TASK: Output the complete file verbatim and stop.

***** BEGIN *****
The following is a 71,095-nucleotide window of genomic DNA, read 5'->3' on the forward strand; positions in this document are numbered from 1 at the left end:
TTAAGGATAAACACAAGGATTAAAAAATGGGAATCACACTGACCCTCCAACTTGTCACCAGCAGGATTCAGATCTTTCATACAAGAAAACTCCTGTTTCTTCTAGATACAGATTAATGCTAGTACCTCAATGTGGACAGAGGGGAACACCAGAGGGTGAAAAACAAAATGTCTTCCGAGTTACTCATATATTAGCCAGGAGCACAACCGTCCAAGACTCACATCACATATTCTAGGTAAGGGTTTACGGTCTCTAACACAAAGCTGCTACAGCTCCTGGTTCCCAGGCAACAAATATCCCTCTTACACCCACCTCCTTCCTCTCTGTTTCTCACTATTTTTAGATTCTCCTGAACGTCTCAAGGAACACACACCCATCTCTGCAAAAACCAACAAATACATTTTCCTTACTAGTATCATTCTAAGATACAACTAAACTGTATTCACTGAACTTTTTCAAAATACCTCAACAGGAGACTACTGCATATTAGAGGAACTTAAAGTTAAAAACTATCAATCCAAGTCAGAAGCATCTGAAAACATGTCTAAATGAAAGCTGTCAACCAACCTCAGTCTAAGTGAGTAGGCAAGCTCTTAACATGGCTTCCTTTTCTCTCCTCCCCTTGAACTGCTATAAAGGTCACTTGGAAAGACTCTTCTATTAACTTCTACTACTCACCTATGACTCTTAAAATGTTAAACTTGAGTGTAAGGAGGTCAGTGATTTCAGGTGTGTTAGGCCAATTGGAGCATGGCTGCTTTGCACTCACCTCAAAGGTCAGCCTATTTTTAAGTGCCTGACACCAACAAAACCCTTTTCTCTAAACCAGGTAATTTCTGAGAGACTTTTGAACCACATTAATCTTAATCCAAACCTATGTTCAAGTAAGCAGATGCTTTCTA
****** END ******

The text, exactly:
The following is a 71,095-nucleotide window of genomic DNA, read 5'->3' on the forward strand; positions in this document are numbered from 1 at the left end:
TTAAGGATAAACACAAGGATTAAAAAATGGGAATCACACTGACCCTCCAACTTGTCACCAGCAGGATTCAGATCTTTCATACAAGAAAACTCCTGTTTCTTCTAGATACAGATTAATGCTAGTACCTCAATGTGGACAGAGGGGAACACCAGAGGGTGAAAAACAAAATGTCTTCCGAGTTACTCATATATTAGCCAGGAGCACAACCGTCCAAGACTCACATCACATATTCTAGGTAAGGGTTTACGGTCTCTAACACAAAGCTGCTACAGCTCCTGGTTCCCAGGCAACAAATATCCCTCTTACACCCACCTCCTTCCTCTCTGTTTCTCACTATTTTTAGATTCTCCTGAACGTCTCAAGGAACACACACCCATCTCTGCAAAAACCAACAAATACATTTTCCTTACTAGTATCATTCTAAGATACAACTAAACTGTATTCACTGAACTTTTTCAAAATACCTCAACAGGAGACTACTGCATATTAGAGGAACTTAAAGTTAAAAACTATCAATCCAAGTCAGAAGCATCTGAAAACATGTCTAAATGAAAGCTGTCAACCAACCTCAGTCTAAGTGAGTAGGCAAGCTCTTAACATGGCTTCCTTTTCTCTCCTCCCCTTGAACTGCTATAAAGGTCACTTGGAAAGACTCTTCTATTAACTTCTACTACTCACCTATGACTCTTAAAATGTTAAACTTGAGTGTAAGGAGGTCAGTGATTTCAGGTGTGTTAGGCCAATTGGAGCATGGCTGCTTTGCACTCACCTCAAAGGTCAGCCTATTTTTAAGTGCCTGACACCAACAAAACCCTTTTCTCTAAACCAGGTAATTTCTGAGAGACTTTTGAACCACATTAATCTTAATCCAAACCTATGTTCAAGTAAGCAGATGCTTTCTA